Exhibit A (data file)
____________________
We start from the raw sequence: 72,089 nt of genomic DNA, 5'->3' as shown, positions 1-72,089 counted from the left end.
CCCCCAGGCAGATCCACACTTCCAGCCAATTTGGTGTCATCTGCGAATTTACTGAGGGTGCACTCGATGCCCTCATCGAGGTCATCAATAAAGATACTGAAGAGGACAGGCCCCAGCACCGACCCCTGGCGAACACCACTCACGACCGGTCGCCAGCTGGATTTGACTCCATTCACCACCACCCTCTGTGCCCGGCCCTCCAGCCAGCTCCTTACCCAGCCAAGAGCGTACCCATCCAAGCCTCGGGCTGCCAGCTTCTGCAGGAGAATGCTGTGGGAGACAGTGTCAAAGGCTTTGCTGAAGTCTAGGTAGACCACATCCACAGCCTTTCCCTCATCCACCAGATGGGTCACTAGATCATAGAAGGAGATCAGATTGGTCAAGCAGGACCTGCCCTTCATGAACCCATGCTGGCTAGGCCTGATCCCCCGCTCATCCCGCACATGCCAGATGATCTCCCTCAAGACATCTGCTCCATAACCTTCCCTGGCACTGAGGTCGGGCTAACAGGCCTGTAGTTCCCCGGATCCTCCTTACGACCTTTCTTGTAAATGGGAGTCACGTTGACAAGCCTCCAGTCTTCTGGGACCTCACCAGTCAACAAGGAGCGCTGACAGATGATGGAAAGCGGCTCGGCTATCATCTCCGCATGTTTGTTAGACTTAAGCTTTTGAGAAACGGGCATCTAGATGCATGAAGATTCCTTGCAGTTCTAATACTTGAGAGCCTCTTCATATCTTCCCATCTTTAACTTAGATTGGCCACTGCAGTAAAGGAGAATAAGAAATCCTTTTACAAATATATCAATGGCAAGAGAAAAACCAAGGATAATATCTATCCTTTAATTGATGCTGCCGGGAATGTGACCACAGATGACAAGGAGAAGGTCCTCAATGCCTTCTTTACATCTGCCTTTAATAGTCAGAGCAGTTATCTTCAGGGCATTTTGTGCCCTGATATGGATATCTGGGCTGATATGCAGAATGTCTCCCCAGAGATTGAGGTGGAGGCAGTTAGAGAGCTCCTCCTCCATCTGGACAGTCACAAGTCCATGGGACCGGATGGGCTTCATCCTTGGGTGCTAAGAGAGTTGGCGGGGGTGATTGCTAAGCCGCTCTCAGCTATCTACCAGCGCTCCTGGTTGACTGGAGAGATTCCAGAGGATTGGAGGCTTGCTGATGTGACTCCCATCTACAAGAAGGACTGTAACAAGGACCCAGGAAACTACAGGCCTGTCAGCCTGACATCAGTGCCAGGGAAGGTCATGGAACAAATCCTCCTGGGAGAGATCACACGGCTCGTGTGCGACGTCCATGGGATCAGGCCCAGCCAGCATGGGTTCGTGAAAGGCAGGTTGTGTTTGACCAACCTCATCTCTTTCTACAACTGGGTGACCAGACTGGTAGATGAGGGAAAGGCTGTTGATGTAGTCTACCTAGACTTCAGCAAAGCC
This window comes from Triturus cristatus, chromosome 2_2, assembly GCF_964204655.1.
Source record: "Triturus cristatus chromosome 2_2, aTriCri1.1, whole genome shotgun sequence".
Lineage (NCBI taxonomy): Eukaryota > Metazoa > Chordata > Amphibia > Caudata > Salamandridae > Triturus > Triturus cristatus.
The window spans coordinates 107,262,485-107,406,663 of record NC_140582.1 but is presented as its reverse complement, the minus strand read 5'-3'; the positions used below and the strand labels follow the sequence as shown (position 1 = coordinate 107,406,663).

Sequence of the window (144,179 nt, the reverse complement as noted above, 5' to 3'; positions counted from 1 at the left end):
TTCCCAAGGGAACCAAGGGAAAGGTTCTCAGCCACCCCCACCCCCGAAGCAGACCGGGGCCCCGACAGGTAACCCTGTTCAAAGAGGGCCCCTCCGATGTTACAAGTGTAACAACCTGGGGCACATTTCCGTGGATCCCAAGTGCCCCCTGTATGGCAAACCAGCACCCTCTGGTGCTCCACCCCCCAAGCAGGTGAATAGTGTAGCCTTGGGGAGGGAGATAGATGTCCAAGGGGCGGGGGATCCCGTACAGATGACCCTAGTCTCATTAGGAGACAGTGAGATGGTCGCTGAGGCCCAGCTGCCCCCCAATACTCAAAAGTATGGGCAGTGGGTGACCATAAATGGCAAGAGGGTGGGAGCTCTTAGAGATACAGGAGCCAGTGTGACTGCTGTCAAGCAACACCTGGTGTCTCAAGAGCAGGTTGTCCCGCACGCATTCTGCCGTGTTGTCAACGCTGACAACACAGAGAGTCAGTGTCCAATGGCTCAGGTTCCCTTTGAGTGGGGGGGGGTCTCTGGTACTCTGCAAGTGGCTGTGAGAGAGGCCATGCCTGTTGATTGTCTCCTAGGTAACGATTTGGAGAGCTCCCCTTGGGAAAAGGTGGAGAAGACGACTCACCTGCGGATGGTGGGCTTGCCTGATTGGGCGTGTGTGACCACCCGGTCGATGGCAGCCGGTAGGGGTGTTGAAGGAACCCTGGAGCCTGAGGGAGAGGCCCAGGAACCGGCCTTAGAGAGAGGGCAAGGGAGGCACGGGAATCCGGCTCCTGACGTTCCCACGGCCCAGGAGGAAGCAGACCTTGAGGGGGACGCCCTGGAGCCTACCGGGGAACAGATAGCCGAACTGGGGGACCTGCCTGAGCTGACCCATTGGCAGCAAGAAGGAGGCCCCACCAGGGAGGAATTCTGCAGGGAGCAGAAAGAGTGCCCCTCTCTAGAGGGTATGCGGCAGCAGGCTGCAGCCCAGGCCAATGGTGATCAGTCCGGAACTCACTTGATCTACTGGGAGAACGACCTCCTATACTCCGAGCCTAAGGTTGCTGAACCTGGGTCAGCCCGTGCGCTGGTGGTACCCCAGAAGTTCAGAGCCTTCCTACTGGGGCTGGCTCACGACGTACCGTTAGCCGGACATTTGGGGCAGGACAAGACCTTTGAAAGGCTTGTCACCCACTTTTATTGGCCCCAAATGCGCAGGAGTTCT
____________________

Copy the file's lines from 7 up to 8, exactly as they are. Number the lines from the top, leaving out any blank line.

Sequence of the window (144,179 nt, the reverse complement as noted above, 5' to 3'; positions counted from 1 at the left end):
TTCCCAAGGGAACCAAGGGAAAGGTTCTCAGCCACCCCCACCCCCGAAGCAGACCGGGGCCCCGACAGGTAACCCTGTTCAAAGAGGGCCCCTCCGATGTTACAAGTGTAACAACCTGGGGCACATTTCCGTGGATCCCAAGTGCCCCCTGTATGGCAAACCAGCACCCTCTGGTGCTCCACCCCCCAAGCAGGTGAATAGTGTAGCCTTGGGGAGGGAGATAGATGTCCAAGGGGCGGGGGATCCCGTACAGATGACCCTAGTCTCATTAGGAGACAGTGAGATGGTCGCTGAGGCCCAGCTGCCCCCCAATACTCAAAAGTATGGGCAGTGGGTGACCATAAATGGCAAGAGGGTGGGAGCTCTTAGAGATACAGGAGCCAGTGTGACTGCTGTCAAGCAACACCTGGTGTCTCAAGAGCAGGTTGTCCCGCACGCATTCTGCCGTGTTGTCAACGCTGACAACACAGAGAGTCAGTGTCCAATGGCTCAGGTTCCCTTTGAGTGGGGGGGGGTCTCTGGTACTCTGCAAGTGGCTGTGAGAGAGGCCATGCCTGTTGATTGTCTCCTAGGTAACGATTTGGAGAGCTCCCCTTGGGAAAAGGTGGAGAAGACGACTCACCTGCGGATGGTGGGCTTGCCTGATTGGGCGTGTGTGACCACCCGGTCGATGGCAGCCGGTAGGGGTGTTGAAGGAACCCTGGAGCCTGAGGGAGAGGCCCAGGAACCGGCCTTAGAGAGAGGGCAAGGGAGGCACGGGAATCCGGCTCCTGACGTTCCCACGGCCCAGGAGGAAGCAGACCTTGAGGGGGACGCCCTGGAGCCTACCGGGGAACAGATAGCCGAACTGGGGGACCTGCCTGAGCTGACCCATTGGCAGCAAGAAGGAGGCCCCACCAGGGAGGAATTCTGCAGGGAGCAGAAAGAGTGCCCCTCTCTAGAGGGTATGCGGCAGCAGGCTGCAGCCCAGGCCAATGGTGATCAGTCCGGAACTCACTTGATCTACTGGGAGAACGACCTCCTATACTCCGAGCCTAAGGTTGCTGAACCTGGGTCAGCCCGTGCGCTGGTGGTACCCCAGAAGTTCAGAGCCTTCCTACTGGGGCTGGCTCACGACGTACCGTTAGCCGGACATTTGGGGCAGGACAAGACCTTTGAAAGGCTTGTCACCCACTTTTATTGGCCCCAAATGCGCAGGAGTTCT